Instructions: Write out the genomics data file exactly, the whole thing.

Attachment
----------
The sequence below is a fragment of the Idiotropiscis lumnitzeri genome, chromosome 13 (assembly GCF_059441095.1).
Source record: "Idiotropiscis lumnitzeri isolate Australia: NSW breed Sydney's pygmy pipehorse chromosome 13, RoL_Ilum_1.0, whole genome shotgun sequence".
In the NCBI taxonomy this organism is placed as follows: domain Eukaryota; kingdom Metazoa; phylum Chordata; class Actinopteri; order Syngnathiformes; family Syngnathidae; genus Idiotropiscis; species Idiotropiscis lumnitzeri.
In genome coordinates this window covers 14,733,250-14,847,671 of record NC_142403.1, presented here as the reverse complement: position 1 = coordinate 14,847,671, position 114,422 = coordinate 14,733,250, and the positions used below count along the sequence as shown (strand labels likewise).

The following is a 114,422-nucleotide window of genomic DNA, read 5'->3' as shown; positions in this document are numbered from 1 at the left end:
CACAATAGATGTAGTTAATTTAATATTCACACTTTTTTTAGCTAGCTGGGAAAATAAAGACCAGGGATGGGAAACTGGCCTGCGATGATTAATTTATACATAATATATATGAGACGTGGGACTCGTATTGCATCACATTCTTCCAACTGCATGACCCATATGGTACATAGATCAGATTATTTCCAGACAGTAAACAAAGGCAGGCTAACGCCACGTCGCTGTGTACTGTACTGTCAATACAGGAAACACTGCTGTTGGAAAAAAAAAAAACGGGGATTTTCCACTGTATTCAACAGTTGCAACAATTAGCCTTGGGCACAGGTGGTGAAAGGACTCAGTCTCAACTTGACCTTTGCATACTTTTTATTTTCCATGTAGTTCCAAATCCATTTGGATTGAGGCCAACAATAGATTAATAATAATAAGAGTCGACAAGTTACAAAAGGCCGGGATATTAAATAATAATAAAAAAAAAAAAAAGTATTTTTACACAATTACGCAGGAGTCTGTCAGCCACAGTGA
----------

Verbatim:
The sequence below is a fragment of the Idiotropiscis lumnitzeri genome, chromosome 13 (assembly GCF_059441095.1).
Source record: "Idiotropiscis lumnitzeri isolate Australia: NSW breed Sydney's pygmy pipehorse chromosome 13, RoL_Ilum_1.0, whole genome shotgun sequence".
In the NCBI taxonomy this organism is placed as follows: domain Eukaryota; kingdom Metazoa; phylum Chordata; class Actinopteri; order Syngnathiformes; family Syngnathidae; genus Idiotropiscis; species Idiotropiscis lumnitzeri.
In genome coordinates this window covers 14,733,250-14,847,671 of record NC_142403.1, presented here as the reverse complement: position 1 = coordinate 14,847,671, position 114,422 = coordinate 14,733,250, and the positions used below count along the sequence as shown (strand labels likewise).

The following is a 114,422-nucleotide window of genomic DNA, read 5'->3' as shown; positions in this document are numbered from 1 at the left end:
CACAATAGATGTAGTTAATTTAATATTCACACTTTTTTTAGCTAGCTGGGAAAATAAAGACCAGGGATGGGAAACTGGCCTGCGATGATTAATTTATACATAATATATATGAGACGTGGGACTCGTATTGCATCACATTCTTCCAACTGCATGACCCATATGGTACATAGATCAGATTATTTCCAGACAGTAAACAAAGGCAGGCTAACGCCACGTCGCTGTGTACTGTACTGTCAATACAGGAAACACTGCTGTTGGAAAAAAAAAAAACGGGGATTTTCCACTGTATTCAACAGTTGCAACAATTAGCCTTGGGCACAGGTGGTGAAAGGACTCAGTCTCAACTTGACCTTTGCATACTTTTTATTTTCCATGTAGTTCCAAATCCATTTGGATTGAGGCCAACAATAGATTAATAATAATAAGAGTCGACAAGTTACAAAAGGCCGGGATATTAAATAATAATAAAAAAAAAAAAAAGTATTTTTACACAATTACGCAGGAGTCTGTCAGCCACAGTGA